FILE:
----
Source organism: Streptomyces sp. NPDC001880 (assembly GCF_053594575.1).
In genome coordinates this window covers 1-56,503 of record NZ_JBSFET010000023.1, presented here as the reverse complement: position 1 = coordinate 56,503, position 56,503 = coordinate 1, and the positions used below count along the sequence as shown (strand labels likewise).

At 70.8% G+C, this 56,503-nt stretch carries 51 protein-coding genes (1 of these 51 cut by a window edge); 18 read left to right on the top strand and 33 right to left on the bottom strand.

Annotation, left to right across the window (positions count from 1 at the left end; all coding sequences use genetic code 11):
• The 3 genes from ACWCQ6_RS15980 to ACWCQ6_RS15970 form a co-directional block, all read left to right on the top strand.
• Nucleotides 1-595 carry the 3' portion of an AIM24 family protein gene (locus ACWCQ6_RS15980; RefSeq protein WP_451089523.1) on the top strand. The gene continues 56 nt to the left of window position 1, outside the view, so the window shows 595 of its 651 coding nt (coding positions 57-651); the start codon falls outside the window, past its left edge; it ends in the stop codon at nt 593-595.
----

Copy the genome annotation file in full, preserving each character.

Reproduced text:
Source organism: Streptomyces sp. NPDC001880 (assembly GCF_053594575.1).
In genome coordinates this window covers 1-56,503 of record NZ_JBSFET010000023.1, presented here as the reverse complement: position 1 = coordinate 56,503, position 56,503 = coordinate 1, and the positions used below count along the sequence as shown (strand labels likewise).

At 70.8% G+C, this 56,503-nt stretch carries 51 protein-coding genes (1 of these 51 cut by a window edge); 18 read left to right on the top strand and 33 right to left on the bottom strand.

Annotation, left to right across the window (positions count from 1 at the left end; all coding sequences use genetic code 11):
• The 3 genes from ACWCQ6_RS15980 to ACWCQ6_RS15970 form a co-directional block, all read left to right on the top strand.
• Nucleotides 1-595 carry the 3' portion of an AIM24 family protein gene (locus ACWCQ6_RS15980; RefSeq protein WP_451089523.1) on the top strand. The gene continues 56 nt to the left of window position 1, outside the view, so the window shows 595 of its 651 coding nt (coding positions 57-651); the start codon falls outside the window, past its left edge; it ends in the stop codon at nt 593-595.